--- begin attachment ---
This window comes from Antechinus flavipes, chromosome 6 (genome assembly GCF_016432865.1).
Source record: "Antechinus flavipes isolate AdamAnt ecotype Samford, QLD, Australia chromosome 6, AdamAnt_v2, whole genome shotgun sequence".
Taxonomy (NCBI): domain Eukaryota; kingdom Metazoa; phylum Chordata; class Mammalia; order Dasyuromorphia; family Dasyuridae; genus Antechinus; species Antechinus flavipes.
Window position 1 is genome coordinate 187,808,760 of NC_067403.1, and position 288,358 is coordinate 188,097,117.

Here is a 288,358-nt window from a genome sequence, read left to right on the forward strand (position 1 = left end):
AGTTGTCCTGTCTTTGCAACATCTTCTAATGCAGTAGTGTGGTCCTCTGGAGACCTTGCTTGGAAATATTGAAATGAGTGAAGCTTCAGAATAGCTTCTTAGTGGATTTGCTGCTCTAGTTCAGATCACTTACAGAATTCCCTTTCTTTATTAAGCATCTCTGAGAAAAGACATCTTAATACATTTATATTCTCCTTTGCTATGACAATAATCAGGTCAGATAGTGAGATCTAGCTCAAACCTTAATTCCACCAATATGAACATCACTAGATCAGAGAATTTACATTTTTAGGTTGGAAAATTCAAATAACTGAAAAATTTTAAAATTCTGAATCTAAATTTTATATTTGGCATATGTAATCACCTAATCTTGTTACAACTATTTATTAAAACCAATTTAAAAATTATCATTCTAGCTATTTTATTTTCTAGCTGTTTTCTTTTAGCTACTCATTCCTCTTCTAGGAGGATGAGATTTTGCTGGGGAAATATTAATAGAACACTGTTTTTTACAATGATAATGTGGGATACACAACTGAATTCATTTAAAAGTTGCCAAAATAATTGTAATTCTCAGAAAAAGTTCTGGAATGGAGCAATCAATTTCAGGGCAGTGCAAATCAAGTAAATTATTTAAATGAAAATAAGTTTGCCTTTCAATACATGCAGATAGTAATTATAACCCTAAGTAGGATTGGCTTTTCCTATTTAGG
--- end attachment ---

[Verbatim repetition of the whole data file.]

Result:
This window comes from Antechinus flavipes, chromosome 6 (genome assembly GCF_016432865.1).
Source record: "Antechinus flavipes isolate AdamAnt ecotype Samford, QLD, Australia chromosome 6, AdamAnt_v2, whole genome shotgun sequence".
Taxonomy (NCBI): domain Eukaryota; kingdom Metazoa; phylum Chordata; class Mammalia; order Dasyuromorphia; family Dasyuridae; genus Antechinus; species Antechinus flavipes.
Window position 1 is genome coordinate 187,808,760 of NC_067403.1, and position 288,358 is coordinate 188,097,117.

Here is a 288,358-nt window from a genome sequence, read left to right on the forward strand (position 1 = left end):
AGTTGTCCTGTCTTTGCAACATCTTCTAATGCAGTAGTGTGGTCCTCTGGAGACCTTGCTTGGAAATATTGAAATGAGTGAAGCTTCAGAATAGCTTCTTAGTGGATTTGCTGCTCTAGTTCAGATCACTTACAGAATTCCCTTTCTTTATTAAGCATCTCTGAGAAAAGACATCTTAATACATTTATATTCTCCTTTGCTATGACAATAATCAGGTCAGATAGTGAGATCTAGCTCAAACCTTAATTCCACCAATATGAACATCACTAGATCAGAGAATTTACATTTTTAGGTTGGAAAATTCAAATAACTGAAAAATTTTAAAATTCTGAATCTAAATTTTATATTTGGCATATGTAATCACCTAATCTTGTTACAACTATTTATTAAAACCAATTTAAAAATTATCATTCTAGCTATTTTATTTTCTAGCTGTTTTCTTTTAGCTACTCATTCCTCTTCTAGGAGGATGAGATTTTGCTGGGGAAATATTAATAGAACACTGTTTTTTACAATGATAATGTGGGATACACAACTGAATTCATTTAAAAGTTGCCAAAATAATTGTAATTCTCAGAAAAAGTTCTGGAATGGAGCAATCAATTTCAGGGCAGTGCAAATCAAGTAAATTATTTAAATGAAAATAAGTTTGCCTTTCAATACATGCAGATAGTAATTATAACCCTAAGTAGGATTGGCTTTTCCTATTTAGG